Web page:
We can credit PT Barnum for the first beauty pageant, held in 1854. You probably know him better as the man who invented the circus. Having already held pageants for dogs, babies and birds, parading women was next on his list. Women, unsurprisingly did not want to take part, and there were lots of public protests.
In 1920, women in the US were given the right to vote. But it was that same decade that saw the growth of beauty pageants, and the launch of the Miss America pageant in 1921. Then called the “Inter-city pageant”, the swimsuit competition took place as a draw for tourists in Atlantic City.
Next week will mark the 100th anniversary of the event. A century later, the world ought to put an end to these bizarre competitions. After all, if they didn’t already exist, would any compassionate person invent them today? I asked my six-year-old what she thought of lining women up and deciding who was the most beautiful. Her initial responses were “that’s weird” and “why would anyone do that?”. But she also correctly pointed out: “How would you decide anyway, because there are so many ways to be beautiful?”
With the needle being pushed forwards through voting, rights, pay, #MeToo, maternity rights, public safety, health and in so many other domains, why do pageants continue? The time to parade women on the stage and judge a winner based on a narrow beauty ideal, as a symbol of womanhood is now over. It’s time to say goodbye.
And this isn’t a wishful goodbye to a particular pageant. It is a clarion call to put an end to all of them.
Over the years, pageants like Miss America have tried to show that they are progressive, but mostly they are just shape shifting to justify their existence by pointing to apparently empowering initiatives. Scholarships have been introduced. Women of colour have occasionally won. Talent rounds have been introduced. And this year it is all about “wellness” and “empowerment”.
These are all mere cosmetics over the essential DNA of competitions to judge women on their bodies, and by extension to remind women and society that ultimately what really matters about a woman is her physical appearance.
In a review of the history of pageants, it’s tempting to stitch together the mind-boggling answers that some candidates have given over the years. And I will admit, they make for a good laugh. But that would just underscore the notion that beauty means you can’t (or shouldn’t?) have brains.
The fact that more and more smart, accomplished women are being co-opted into such competitions isn’t a sign of pageants being progressive. It shows the opposite, that it doesn’t matter how successful you are, it’s your looks that count – the key that unlocks success. And of course, in doing so, it even more effectively props up our society’s architecture that a woman’s most important asset is her looks. It mocks women by saying that you can get an education, be financially independent, live life on your own terms. But your validation comes through looks, so don’t think you’re all that, till you’re validated. And perpetuating the same thing to other women.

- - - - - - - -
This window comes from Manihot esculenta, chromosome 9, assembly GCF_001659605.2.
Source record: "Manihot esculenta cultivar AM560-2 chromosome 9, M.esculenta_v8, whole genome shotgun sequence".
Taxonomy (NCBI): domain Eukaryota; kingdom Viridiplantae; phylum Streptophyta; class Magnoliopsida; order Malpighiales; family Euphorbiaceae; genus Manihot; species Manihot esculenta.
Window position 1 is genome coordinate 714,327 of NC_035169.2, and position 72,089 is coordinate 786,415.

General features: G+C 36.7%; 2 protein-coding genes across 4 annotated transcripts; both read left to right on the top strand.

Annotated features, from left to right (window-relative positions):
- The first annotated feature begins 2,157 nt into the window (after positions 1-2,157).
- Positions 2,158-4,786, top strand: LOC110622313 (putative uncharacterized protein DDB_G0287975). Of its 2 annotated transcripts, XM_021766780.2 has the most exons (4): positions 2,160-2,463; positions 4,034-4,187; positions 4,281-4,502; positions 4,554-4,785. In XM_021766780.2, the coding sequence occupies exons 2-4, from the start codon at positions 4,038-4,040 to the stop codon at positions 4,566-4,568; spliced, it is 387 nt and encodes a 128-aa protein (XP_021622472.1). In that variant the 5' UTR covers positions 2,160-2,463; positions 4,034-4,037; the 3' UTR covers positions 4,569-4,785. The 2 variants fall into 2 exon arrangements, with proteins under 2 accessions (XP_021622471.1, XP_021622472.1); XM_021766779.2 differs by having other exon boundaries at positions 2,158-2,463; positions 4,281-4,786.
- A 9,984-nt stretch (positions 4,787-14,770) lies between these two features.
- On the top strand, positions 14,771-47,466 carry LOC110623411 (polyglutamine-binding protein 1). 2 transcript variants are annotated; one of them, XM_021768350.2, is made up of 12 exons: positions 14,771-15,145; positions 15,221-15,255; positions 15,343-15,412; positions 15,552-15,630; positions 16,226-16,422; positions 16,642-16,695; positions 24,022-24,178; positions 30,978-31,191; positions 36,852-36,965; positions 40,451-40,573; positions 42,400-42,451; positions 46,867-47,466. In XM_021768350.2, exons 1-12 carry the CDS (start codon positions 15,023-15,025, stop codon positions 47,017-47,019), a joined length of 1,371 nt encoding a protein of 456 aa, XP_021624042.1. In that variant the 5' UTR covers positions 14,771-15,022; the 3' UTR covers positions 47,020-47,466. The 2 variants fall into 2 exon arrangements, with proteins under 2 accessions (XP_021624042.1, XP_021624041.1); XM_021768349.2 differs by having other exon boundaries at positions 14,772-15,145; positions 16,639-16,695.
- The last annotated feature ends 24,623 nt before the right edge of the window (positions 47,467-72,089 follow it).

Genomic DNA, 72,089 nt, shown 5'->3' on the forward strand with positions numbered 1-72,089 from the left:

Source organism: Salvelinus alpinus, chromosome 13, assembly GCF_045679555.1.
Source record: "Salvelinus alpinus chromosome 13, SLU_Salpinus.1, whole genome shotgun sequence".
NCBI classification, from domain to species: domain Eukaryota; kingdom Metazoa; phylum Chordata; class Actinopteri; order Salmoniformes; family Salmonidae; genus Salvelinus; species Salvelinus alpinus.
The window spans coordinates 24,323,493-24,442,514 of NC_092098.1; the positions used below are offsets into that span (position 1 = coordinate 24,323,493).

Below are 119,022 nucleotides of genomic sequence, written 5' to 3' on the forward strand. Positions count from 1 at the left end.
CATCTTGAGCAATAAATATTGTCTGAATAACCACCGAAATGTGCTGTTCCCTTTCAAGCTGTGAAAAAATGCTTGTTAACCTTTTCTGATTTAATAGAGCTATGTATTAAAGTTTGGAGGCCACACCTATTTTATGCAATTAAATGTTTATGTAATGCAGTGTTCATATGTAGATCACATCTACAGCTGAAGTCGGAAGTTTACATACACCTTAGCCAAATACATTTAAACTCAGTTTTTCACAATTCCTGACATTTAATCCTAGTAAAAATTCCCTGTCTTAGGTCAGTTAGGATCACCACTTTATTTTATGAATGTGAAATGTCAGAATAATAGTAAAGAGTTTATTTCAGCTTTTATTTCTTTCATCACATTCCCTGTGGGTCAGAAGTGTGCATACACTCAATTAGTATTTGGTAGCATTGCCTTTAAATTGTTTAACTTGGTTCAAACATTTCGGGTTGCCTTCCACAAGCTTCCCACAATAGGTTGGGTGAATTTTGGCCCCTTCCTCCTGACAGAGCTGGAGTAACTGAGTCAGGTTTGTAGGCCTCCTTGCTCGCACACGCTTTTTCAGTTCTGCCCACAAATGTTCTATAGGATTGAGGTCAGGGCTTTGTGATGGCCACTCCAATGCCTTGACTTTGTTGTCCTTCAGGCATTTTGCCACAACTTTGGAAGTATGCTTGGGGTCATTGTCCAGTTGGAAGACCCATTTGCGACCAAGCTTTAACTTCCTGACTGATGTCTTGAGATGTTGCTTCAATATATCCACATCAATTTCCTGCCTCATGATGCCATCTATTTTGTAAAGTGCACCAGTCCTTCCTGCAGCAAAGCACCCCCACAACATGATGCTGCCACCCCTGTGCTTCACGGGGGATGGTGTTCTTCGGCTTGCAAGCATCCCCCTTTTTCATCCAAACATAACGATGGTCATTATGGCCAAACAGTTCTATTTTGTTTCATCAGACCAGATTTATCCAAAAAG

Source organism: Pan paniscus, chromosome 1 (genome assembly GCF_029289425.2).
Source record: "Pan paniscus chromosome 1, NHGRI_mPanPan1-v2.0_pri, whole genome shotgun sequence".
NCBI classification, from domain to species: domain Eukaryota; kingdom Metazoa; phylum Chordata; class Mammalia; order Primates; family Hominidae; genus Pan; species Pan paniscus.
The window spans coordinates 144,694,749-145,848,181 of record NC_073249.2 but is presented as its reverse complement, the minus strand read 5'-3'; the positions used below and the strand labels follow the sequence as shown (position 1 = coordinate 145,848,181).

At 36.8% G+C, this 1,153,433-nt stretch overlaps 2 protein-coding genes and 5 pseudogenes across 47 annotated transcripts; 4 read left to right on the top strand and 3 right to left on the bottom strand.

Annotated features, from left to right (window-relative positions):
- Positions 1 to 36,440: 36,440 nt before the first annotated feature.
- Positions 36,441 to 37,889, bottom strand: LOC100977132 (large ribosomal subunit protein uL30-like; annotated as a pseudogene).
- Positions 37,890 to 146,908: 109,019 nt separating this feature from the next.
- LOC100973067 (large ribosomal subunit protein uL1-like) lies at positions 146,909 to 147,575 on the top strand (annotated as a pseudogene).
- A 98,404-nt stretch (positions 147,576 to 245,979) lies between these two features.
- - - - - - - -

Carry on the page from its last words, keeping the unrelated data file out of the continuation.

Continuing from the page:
Sadly, girls internalise all of this from a very young age. And it haunts women forever, inflicting lifelong damage on mental health and self-esteem.
A survey in the UK in 2016 found that more than a third of seven-to-ten-year-old girls agreed that women were rated more on their appearance than their abilities, and 36 per cent said they were made to feel their looks were their most important attribute. More than two thirds of girls aged just seven to eleven felt like they are not good enough. According to a Common Sense Media report in 2015, more than half of girls aged six to eight thought their ideal weight was thinner than their actual size. By age seven, one in four children tried dieting.
Or to put it another way, no matter how accomplished, how socially advanced, how smart or talented, the key to unlocking everything remains looks. That is what girls are learning about the world. And beauty pageants are the most symbolic expression of this.
Even if everything else were valued at 99 per cent, the pageant reinforces that success, acceptance and celebration hinges on looks.
You might think it is an exaggeration; It’s just a small competition right? Wrong. It is not even just an instance of the problem – it’s a celebration of it!
So if we care about women’s body image and mental health, then the time to draw the curtain on such beauty pageants has come. It is time to stop pretending that judging a woman’s looks is a form of empowerment. It is time to stop perpetuating the fact that it doesn’t matter what a woman has accomplished its her looks that really count. But most of all, it is time to stop promoting beauty as a competition. Because there are no winners, only losers.